Every week we scour the news-scape to bring together the most important Canadian cannabis stories of the week. Everything from updates to legislation, business, and culture is included here.
Here is our weekly round up of the top cannabis news
Stats Canada has released the first results of their quarterly National Cannabis Survey and the figures have been surprising for the government. More Canadians than ever are smoking up.
More than one in four Canadians aged 25 to 34 reported some form of cannabis use in the past three months.
The study also found that the likelihood of Cannabis consumption decreases with age. Only 7% for those aged 45 years and older reported any usage during the three-month period.
Nationally 14% of the population, 15 and older, uses herb in one form or another. Nova Scotia tipped the scales with the 20% reporting use, the highest in Canada.
Licensed producer Aurora Cannabis Inc. has acquired 29 hectares of land in Medicine Hat, Alberta, that it intends to develop into a growing facility.
Dubbed the “Aurora Sun,” the facility will be the size of 21 football fields. It is estimated to produce 150,000+ kg per year alone. The company has said this will boost their overall production potential to a total capacity of more than 430,000 kilograms of cannabis per year.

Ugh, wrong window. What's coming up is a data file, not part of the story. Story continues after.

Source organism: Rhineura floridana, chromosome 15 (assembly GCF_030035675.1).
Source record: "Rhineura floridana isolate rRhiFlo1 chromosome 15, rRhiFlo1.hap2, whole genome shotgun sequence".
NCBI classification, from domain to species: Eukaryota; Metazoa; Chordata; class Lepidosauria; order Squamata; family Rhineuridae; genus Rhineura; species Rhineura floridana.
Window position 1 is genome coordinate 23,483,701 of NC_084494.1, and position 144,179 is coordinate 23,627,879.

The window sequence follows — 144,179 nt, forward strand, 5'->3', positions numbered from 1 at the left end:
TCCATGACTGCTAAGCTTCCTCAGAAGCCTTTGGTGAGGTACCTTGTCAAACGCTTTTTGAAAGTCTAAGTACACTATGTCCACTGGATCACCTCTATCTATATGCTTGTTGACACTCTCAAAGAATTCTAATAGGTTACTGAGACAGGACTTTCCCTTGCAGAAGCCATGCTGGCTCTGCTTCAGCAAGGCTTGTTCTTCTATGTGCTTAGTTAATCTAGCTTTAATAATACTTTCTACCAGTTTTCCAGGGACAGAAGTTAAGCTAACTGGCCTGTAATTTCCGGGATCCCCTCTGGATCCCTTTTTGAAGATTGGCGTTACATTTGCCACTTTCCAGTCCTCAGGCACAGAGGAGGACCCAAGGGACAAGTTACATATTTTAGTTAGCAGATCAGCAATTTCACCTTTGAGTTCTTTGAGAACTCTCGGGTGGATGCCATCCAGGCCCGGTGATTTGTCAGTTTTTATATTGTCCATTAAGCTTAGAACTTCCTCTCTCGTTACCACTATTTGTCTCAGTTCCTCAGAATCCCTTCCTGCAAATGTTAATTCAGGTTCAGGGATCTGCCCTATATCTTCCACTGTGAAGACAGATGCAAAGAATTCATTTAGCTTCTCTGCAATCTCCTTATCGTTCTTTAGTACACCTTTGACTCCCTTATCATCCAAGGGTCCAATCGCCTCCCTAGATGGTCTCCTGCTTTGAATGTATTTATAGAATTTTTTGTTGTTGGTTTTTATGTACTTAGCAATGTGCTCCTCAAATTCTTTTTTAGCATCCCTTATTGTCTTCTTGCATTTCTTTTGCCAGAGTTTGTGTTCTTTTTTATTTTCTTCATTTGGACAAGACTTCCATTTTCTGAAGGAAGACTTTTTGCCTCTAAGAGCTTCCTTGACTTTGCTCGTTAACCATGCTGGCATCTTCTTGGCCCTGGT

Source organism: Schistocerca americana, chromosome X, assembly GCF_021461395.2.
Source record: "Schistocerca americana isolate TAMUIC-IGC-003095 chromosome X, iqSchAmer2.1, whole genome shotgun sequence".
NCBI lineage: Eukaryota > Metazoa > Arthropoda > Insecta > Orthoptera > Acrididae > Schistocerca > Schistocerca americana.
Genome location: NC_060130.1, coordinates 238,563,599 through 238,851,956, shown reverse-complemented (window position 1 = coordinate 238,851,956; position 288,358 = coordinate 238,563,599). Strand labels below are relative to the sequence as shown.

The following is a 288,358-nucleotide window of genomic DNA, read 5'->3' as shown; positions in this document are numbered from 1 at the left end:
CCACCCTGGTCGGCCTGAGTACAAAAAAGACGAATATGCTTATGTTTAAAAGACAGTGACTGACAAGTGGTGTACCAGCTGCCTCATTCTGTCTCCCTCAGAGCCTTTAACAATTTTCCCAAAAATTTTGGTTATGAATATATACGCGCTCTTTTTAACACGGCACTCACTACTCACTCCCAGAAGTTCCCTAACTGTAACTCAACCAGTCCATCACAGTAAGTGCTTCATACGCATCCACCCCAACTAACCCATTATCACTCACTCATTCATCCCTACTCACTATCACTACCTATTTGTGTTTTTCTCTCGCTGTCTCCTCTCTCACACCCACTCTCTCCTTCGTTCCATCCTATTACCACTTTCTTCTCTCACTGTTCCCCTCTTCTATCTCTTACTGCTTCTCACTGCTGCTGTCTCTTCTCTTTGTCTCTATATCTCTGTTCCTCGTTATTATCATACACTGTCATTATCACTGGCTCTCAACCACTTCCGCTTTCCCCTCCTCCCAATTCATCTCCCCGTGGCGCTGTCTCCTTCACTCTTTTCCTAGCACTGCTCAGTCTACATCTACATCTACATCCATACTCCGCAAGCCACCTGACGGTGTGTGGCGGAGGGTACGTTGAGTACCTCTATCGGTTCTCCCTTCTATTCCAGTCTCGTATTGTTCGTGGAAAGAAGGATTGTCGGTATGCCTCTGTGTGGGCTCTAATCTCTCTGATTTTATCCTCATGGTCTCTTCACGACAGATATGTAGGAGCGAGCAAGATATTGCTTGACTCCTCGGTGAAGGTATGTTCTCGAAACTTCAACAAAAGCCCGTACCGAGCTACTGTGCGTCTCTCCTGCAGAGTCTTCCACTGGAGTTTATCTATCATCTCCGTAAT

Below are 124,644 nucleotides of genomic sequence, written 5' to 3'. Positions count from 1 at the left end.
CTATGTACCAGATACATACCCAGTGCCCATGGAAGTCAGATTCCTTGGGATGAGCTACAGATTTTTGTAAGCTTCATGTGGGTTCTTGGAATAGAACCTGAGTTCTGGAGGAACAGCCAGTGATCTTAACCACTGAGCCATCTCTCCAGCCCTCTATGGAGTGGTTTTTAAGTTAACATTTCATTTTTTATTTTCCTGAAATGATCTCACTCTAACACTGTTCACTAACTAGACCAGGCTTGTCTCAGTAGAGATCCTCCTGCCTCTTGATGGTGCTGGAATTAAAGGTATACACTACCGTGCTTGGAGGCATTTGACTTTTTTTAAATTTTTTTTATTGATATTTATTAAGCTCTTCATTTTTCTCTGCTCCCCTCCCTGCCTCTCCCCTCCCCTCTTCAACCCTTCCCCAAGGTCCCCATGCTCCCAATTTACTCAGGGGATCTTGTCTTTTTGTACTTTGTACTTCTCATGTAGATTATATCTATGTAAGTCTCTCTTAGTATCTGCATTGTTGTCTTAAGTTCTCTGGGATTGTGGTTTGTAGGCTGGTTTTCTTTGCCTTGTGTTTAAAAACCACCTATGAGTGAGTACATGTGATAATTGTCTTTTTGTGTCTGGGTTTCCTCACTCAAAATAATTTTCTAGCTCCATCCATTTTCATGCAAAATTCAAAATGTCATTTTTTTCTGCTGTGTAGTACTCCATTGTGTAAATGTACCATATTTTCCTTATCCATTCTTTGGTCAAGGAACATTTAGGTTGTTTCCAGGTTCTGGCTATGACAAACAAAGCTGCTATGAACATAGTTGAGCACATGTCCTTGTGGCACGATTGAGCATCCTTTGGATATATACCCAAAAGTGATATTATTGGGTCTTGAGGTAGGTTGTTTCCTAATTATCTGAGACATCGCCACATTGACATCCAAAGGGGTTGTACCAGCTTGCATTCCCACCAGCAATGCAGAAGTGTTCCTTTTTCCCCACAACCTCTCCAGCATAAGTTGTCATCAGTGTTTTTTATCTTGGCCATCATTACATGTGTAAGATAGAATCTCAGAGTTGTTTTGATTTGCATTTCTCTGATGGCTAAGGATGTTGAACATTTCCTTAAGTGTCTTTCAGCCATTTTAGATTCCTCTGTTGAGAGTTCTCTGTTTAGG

They have entered into an agreement with the city to supply power for the facility. No word on when they will break ground.
The Yukon Liquor Corporation (YLC) has chosen a supplier of cannabis for the province once legalization goes into effect. Tilray Canada Ltd. has been awarded the contract and will distribute it to the province through its affiliate the High Park Company – a producer of “adult-use cannabis products.”
“We are proud that the Yukon Liquor Corporation has selected us as a supplier for the territory,” said Adine Fabiani-Carter, Chief Marketing Officer at High Park in a press release. “Our goal is to deliver on the high expectations that Canadians have of us by cultivating and distributing a portfolio of world-class adult-use products that will lead the market in quality, excellence and craftsmanship.”
Yukon has said that initially they will rely on an online ordering system.
After cannabis legalization is completed, one of many ways Stats Canada is planning to collect usage data is through testing sewage.
The cities of Toronto, Montreal, Edmonton, Alberta, Vancouver, Surrey and Halifax have all agreed to allow for the government to use their matter for data.
While it may sound odd, Canada is actually joining several European nations, as well as New Zealand and Australia, in using their wastewater to track substance use. Scientists are able to make basic assumptions about usage using this information, but factors like water dilution and individuals’ different metabolic rates make it nowhere near exact.
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